We have noticed you are using an ad blocker
To continue providing news and award winning journalism, we rely on advertising revenue.
To continue reading, please turn off your ad blocker or whitelist us.
Switzerland's oldest private bank Wegelin & Co. will end its operations after it admitted that it had helped Americans to evade taxes.
Established in 1971, the bank will pay $57.8m (£36m, €44m) in fines to US authorities after pleading guilty in a New York court for helping more than 100 American citizens to hide $1.2bn from the Internal Revenue Service (IRS) for almost 10 years.
Wegelin will pay $20m in restitution, $15.8m in forfeiture of fees the bank collected from clients, and a $22m fine, which is subject to the approval by the judge. The bank was forfeited more than $16.2m in April.
"Once the matter is finally concluded, Wegelin will cease to operate as a bank," the bank said.
"The bank wilfully and aggressively jumped in to fill a void that was left when other Swiss banks abandoned the practice due to pressure from U.S. law enforcement," said US Attorney Preet Bharara, who also accused that the bank became a haven for US taxpayers looking to evade taxes.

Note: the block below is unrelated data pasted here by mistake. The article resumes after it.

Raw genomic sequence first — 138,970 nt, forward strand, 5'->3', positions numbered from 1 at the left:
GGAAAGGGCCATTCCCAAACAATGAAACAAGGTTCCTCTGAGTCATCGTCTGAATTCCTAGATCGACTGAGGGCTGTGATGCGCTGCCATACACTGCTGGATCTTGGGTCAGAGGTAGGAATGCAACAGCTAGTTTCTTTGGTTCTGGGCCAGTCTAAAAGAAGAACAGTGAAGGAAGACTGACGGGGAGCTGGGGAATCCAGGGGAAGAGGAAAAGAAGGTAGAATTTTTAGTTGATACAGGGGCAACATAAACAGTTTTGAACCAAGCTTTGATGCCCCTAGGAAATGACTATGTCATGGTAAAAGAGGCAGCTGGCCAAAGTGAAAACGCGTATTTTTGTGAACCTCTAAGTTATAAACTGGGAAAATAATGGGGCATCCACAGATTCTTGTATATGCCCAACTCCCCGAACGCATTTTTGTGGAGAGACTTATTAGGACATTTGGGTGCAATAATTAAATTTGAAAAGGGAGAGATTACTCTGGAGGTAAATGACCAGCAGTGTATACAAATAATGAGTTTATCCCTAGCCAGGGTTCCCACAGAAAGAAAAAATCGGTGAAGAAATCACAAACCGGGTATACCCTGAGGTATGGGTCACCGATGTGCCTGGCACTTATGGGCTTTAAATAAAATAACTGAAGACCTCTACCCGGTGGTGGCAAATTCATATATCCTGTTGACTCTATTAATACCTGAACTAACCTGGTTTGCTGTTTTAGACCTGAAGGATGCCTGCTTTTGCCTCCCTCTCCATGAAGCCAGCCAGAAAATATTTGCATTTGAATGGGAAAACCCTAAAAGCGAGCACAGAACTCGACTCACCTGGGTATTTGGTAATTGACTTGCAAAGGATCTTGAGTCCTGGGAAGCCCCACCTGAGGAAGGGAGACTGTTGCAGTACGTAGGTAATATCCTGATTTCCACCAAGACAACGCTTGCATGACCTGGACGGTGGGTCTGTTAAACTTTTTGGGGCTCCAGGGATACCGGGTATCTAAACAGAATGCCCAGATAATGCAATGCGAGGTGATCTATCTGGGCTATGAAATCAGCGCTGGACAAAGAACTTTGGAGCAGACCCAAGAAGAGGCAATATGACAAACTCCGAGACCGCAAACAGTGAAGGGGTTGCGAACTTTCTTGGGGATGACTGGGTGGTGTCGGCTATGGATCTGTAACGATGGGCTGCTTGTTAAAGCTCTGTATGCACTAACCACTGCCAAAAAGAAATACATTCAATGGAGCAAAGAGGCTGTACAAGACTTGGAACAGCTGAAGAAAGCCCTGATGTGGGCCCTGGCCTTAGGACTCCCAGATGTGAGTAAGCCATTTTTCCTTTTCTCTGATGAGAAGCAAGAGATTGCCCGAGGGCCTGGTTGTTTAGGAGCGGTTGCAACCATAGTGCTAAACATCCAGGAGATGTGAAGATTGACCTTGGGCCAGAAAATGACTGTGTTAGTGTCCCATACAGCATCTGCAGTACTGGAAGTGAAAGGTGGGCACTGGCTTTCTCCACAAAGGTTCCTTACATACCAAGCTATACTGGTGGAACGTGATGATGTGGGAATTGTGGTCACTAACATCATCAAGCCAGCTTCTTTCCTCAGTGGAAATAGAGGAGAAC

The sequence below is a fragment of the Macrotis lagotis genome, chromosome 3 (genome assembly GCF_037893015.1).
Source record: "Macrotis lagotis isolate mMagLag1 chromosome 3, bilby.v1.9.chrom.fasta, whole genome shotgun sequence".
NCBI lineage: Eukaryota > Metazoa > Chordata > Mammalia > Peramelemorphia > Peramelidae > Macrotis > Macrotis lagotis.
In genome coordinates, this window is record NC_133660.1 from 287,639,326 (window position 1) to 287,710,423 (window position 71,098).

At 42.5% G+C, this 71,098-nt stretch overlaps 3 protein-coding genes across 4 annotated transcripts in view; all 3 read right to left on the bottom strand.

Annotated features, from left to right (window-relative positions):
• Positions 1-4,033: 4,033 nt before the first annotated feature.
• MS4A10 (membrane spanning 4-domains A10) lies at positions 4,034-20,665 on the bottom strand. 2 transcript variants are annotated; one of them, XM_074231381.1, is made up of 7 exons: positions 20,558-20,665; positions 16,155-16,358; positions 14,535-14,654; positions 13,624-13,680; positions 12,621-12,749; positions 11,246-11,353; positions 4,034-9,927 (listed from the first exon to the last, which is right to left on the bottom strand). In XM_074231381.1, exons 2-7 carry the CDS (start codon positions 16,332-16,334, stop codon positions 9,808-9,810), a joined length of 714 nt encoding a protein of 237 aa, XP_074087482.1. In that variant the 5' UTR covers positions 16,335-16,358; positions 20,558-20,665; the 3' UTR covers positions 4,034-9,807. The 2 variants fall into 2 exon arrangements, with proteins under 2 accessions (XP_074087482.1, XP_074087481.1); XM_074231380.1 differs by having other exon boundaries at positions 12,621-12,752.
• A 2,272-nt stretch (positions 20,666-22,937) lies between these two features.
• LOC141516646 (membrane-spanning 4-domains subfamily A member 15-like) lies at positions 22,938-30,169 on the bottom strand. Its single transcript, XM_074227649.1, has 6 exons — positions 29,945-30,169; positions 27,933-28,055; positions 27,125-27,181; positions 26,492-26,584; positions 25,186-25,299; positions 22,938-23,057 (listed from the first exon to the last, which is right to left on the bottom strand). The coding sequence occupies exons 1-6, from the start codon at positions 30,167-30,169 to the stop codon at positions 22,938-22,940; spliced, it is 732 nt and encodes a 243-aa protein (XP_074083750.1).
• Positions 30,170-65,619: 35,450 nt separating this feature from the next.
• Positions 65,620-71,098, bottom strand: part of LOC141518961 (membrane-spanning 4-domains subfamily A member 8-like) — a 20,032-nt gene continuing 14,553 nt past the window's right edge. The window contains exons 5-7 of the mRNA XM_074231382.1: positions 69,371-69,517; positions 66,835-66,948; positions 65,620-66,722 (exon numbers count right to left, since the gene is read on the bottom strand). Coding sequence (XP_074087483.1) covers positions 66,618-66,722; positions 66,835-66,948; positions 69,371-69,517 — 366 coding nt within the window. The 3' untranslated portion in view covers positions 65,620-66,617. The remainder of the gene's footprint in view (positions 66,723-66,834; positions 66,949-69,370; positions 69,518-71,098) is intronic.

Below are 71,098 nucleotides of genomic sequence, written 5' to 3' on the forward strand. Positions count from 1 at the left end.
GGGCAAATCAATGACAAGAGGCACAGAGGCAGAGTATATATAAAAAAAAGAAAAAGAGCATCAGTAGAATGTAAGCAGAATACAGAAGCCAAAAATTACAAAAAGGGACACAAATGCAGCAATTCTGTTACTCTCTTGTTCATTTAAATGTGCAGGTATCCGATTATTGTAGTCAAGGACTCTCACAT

The St. Gallen-based bank is the latest to reach a deal with US prosecutors as they try to identify citizens keeping their money in secret accounts overseas and the entities which helped them. The authorities are also investigating several Swiss banks, including Julius Baer and Credit Suisse, in connection with tax evasion by citizens.
It is also the first bank to plead guilty to a criminal charge in the government's probe. It was charged in February, a week after its deal to sell its non-US business to Swiss co-operating banking group Raiffeisen.
"Wegelin intentionally opened and maintained non W-9 accounts for these taxpayers with the knowledge that, by doing so, Wegelin was assisting these taxpayers in violating their legal duties. Wegelin was aware that this conduct was wrong," said Otto Bruderer, a managing partner of Wegelin, appeared in the US court on behalf of the bank.
Meanwhile, prosecutors accused the bank of creating sham foundations or code names for the accounts to disguise owners' identity and of taking steps to snatch business from rival UBS, which was under investigation.